Wednesday, 9 September 2015

Sue Perkins - India shows its myriad variety.

After quite a whimsical first half of this incredibly interesting journey of discovery in " The City of Joy" things turn a little more serious as Sue takes a look at the Kolkata of today and how the once opulent days of the Raj have left India with a huge wealth imbalance.

The British  and the Richest Echelons of Indian Society built impressive houses and Palaces filled with richness, quality and most of all an inflated sense of status, but when the City was divided these "houses on the hill "of wealth began to fall. Although the architecture remains and very impressive it is too, they began to fall into disrepair and whilst before they were symbols of success, they have become lasting monument to the vast difference between what Sue sees as the" Haves and the Have Nots"of City  society.

Sue visits The Tagore Palace, once the home of one of the most influential families in India. Saroja Tagore , a dancer and teacher has lived there ever since she was a young girl. Whilst the entry way could do with a bit of a touch up with some plaster, once you get inside it is a wonder to behold of elegance and style and it is easy to see why it was a draw to the great artists and intellectuals of the time and whilst the great works of art have moved out, echoes of the grandeur of the times of the Raj remain.

Saroja's Great uncle was Rabindranath Tagore , winner of the Nobel Prize for Literature and a huge figure in Indian History. The house being part of a legacy of Bengali Art and Culture and Saroja is understandably proud of her heritage. It was not to last though.The great dynasties suffered from the Division, losing great swathes of their estates and the genteel avenues began to be encroached upon by the creeping growth of Urbanisation and the masses of Refugees coming to the city.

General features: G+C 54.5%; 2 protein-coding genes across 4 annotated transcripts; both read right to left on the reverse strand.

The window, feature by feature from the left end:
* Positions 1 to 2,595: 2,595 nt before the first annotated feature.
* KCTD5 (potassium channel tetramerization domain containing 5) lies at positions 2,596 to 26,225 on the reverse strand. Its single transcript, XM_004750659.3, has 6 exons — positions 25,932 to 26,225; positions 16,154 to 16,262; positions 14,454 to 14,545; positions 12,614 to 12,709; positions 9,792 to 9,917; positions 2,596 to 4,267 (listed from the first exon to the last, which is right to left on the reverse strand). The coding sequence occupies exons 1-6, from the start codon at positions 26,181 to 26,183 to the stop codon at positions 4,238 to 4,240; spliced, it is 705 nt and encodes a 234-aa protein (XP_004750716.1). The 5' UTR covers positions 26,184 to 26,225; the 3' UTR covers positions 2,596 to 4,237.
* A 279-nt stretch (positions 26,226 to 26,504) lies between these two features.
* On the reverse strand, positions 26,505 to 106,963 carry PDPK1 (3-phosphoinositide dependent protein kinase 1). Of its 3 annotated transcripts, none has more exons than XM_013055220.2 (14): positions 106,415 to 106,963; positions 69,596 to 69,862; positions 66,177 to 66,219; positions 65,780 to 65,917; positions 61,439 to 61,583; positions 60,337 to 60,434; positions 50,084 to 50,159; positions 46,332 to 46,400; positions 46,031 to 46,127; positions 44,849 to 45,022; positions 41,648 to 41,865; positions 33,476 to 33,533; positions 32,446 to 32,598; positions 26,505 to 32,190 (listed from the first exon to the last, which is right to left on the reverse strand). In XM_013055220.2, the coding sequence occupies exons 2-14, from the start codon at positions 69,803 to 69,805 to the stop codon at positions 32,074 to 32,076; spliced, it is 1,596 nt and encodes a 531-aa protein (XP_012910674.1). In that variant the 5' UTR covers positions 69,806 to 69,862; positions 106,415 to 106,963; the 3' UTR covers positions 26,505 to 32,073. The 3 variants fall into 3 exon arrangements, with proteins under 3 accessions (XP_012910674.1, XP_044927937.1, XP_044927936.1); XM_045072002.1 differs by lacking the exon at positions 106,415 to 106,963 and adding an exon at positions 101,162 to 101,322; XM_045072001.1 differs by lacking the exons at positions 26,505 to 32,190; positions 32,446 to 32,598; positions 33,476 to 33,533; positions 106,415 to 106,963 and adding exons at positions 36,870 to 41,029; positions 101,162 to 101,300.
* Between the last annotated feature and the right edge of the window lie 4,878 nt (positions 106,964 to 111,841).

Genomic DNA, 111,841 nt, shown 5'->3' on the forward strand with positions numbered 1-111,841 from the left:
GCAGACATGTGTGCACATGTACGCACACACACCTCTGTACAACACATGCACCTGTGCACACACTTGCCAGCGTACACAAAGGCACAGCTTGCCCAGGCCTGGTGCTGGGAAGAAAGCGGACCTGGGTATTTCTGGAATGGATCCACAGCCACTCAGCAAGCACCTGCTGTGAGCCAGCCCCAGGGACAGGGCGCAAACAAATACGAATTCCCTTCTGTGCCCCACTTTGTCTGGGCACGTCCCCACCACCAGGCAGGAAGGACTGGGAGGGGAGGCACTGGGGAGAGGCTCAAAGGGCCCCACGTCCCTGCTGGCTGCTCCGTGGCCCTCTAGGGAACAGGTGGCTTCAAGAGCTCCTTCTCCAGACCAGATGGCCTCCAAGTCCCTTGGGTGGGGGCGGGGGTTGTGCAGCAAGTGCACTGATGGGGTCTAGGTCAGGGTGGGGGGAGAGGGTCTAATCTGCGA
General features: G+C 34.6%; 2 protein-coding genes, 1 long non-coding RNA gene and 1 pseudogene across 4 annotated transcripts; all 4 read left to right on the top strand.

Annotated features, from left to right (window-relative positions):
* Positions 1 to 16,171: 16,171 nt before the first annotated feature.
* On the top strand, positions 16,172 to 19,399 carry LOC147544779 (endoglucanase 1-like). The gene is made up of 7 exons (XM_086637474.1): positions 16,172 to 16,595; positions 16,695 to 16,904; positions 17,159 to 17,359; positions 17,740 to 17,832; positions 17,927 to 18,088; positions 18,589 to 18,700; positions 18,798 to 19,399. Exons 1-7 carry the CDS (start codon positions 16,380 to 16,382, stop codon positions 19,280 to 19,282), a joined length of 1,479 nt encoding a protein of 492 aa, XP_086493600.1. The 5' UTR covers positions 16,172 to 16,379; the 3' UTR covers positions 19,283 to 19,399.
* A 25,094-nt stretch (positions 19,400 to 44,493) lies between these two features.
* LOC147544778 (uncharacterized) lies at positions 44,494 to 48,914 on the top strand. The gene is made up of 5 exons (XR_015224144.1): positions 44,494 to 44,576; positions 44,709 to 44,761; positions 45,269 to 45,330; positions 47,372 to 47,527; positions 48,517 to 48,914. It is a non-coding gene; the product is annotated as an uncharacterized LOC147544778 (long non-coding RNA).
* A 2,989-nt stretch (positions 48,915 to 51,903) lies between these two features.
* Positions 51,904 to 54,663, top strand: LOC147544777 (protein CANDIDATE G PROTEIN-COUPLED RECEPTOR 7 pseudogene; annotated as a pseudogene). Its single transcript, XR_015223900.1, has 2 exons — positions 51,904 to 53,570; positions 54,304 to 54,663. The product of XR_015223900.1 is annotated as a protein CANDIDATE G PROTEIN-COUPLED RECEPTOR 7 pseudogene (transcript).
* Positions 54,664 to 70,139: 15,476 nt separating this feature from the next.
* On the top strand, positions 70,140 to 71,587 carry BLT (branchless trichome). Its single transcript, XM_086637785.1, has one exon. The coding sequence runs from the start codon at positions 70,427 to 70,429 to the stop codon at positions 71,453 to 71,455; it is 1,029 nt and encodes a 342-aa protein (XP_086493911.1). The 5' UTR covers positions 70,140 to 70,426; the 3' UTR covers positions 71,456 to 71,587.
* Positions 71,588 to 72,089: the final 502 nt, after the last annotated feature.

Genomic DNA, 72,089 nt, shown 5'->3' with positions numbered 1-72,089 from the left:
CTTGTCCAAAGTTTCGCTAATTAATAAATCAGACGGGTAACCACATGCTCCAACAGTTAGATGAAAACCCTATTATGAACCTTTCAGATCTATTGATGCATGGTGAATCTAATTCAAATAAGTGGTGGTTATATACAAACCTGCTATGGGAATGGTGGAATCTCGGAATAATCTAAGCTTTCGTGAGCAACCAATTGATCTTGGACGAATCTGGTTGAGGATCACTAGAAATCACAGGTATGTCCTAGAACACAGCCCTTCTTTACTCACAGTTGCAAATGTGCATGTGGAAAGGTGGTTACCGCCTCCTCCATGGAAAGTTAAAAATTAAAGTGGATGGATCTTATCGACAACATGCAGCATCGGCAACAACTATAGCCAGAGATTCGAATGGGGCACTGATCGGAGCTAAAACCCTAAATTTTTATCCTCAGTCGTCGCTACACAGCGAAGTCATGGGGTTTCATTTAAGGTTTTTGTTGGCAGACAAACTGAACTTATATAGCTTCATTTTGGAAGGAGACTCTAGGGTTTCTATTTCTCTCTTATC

A narrow tiled balcony serves as a dividing line between what Sue sees as  Tranquility of the past and the Chaotic ever changing  and busy, bustling modern Kalkota. Sue wants to know how Saroja fits into the modern City. She says she embraces the idea that rich and poor now coexist and that as working woman she cannot sequester herself away like Miss Haversham avoiding the March of time ever onwards,but you get the impression that she does not truly see how such a huge and showy piece of real estate might be pouring salt into the wounds of the poor who live and work metres away down on the street and that " Life is not just about somewhere to live" might not be such a lofty and ideal to the folk who have nowhere to call home. It is not her fault and she seems like a lovely lady and is a very talented dancer as  Sue finds out when she is invited to a very exclusive charity event but her detachment from reality is sobering.

The juxtaposition between Saroja's place in the world and those of the poor is never more eloquently demonstrated than by the people Sue visits next with Hope Foundation workers. Generations of people have lived in squalid conditions for so long that this is their way of life now.

Many are Servants, working in other people's houses by day and sleeping in the open streets at night. The Hastings Underpass is a ten kilometre stretch of road and wasteland where 10,000 people will sleep rough every night. Living under an underpass means that they live amongst rubbish and rat infestation. Open sewerage is covered in plastic sheets and families pile rags on top and sleep on those. Children die of malnutrition despite the efforts of these tireless aid workers.

Sue speaks to some young women, they have lived here all their lives, they are sanguine about it, they say there is no point feeling afraid, it is their lives and fear will not change that, they bathe and get dressed down alleys and between concrete slabs and have to endure men urinating near their cooking fires. They tell Sue of a young girl who was kidnapped and murdered in the area. The mothers tie their children together and wake in the early hours to check on their kids, on a constant state of alert. The volunteers act as friends, providing a place to express their concerns and worries and try to get them in touch with services that might aid them.